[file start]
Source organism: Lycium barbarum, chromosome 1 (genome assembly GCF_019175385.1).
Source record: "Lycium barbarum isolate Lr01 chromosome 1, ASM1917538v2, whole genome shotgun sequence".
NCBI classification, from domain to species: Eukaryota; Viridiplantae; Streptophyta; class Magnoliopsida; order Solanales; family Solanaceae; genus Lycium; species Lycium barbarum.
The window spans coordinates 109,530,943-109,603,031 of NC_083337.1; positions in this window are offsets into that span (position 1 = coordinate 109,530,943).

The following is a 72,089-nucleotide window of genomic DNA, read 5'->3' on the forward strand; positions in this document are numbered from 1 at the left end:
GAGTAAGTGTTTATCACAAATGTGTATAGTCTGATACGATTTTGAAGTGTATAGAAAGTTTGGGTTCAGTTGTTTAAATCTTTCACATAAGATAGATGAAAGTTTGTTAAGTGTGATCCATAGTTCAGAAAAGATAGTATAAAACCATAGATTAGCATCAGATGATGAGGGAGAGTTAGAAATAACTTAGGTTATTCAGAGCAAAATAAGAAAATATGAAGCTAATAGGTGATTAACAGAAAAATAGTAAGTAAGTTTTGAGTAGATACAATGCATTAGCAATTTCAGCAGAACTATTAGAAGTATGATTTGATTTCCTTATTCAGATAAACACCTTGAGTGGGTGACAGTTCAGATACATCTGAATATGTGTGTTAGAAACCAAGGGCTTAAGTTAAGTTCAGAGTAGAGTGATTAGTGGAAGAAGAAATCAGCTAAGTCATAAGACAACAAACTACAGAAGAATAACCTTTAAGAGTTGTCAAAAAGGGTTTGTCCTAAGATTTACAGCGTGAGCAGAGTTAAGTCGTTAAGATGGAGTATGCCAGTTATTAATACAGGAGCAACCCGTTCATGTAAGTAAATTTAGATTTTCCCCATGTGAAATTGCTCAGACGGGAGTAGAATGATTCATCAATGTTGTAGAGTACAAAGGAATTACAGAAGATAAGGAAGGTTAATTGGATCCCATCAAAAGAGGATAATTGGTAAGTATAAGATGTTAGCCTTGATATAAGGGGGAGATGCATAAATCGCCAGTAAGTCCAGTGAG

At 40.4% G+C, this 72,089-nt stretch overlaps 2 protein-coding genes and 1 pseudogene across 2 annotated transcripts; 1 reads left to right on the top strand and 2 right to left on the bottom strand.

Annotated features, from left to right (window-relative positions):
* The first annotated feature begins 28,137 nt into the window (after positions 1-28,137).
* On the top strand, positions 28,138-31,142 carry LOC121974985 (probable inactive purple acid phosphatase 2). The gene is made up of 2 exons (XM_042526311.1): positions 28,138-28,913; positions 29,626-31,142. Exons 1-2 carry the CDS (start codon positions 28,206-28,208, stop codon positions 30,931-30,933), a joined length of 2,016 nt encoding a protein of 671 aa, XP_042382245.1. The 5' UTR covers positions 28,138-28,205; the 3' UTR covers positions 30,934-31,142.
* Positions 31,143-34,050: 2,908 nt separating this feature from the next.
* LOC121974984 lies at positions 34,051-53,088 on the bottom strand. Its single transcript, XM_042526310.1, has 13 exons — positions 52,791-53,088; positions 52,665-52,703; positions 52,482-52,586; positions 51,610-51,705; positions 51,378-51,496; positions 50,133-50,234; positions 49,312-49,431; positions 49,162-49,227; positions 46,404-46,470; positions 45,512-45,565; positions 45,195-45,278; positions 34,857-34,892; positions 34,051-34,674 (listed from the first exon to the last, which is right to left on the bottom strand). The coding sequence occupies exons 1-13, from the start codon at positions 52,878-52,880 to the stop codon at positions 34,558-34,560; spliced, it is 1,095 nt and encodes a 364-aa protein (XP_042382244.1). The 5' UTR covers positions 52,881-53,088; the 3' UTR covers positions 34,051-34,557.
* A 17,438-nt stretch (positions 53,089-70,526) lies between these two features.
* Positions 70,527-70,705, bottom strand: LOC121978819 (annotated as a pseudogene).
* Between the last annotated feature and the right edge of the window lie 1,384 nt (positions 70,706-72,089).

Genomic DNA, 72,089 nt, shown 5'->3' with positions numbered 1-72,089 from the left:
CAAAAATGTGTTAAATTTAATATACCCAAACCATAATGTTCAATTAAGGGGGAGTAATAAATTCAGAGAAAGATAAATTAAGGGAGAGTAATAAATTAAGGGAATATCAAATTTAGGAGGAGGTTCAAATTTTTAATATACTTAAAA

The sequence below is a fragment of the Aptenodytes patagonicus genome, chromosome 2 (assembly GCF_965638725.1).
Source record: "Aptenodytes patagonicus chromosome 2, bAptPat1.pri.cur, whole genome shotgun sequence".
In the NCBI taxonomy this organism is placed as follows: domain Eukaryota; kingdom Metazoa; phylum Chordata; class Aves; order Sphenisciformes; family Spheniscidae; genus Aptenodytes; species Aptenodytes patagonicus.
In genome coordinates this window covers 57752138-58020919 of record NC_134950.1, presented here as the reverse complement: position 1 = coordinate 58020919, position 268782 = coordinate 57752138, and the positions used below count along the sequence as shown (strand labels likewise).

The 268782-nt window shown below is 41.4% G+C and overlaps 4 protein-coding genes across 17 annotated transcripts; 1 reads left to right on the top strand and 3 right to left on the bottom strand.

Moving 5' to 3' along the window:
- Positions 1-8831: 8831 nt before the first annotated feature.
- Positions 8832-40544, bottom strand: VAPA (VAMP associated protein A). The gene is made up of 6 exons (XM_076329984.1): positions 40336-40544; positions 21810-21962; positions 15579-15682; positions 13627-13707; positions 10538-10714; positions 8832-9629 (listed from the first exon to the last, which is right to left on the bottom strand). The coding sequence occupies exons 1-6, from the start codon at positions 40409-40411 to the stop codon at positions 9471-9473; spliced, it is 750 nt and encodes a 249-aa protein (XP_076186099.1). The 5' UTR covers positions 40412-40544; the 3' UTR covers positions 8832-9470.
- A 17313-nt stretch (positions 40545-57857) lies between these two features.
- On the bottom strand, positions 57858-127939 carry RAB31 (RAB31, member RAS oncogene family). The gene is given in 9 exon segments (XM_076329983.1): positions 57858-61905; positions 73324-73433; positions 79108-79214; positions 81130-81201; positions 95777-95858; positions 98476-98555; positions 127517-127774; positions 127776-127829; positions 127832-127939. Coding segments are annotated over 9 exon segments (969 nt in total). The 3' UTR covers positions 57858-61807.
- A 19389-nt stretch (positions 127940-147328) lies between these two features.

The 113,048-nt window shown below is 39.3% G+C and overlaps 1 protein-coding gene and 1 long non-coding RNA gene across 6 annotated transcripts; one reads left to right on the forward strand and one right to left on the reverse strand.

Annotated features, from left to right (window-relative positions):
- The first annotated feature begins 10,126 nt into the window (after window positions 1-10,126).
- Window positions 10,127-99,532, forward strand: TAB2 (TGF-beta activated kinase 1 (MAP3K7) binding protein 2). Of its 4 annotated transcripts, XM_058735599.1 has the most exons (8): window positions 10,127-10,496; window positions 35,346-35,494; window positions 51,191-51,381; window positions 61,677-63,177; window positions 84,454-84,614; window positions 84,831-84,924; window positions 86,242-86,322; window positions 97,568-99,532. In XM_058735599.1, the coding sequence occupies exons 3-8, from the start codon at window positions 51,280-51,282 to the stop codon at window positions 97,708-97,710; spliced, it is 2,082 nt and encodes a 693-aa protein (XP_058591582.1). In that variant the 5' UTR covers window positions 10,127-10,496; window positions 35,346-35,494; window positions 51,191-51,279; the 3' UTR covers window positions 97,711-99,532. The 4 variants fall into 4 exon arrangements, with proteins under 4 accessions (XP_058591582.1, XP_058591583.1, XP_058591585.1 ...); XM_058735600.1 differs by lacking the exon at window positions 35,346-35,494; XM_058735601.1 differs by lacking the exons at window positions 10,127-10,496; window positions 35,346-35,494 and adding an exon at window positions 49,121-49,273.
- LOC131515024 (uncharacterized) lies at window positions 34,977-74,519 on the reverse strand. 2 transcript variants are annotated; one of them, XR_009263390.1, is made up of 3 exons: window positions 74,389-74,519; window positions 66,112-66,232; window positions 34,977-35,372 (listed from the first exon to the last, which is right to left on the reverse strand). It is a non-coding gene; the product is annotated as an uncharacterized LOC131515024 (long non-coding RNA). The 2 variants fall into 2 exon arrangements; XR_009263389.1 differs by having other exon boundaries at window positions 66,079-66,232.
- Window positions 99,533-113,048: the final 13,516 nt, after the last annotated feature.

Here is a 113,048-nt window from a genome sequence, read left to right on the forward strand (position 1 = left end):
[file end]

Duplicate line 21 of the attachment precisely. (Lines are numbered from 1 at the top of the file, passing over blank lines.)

In genome coordinates this window covers 57752138-58020919 of record NC_134950.1, presented here as the reverse complement: position 1 = coordinate 58020919, position 268782 = coordinate 57752138, and the positions used below count along the sequence as shown (strand labels likewise).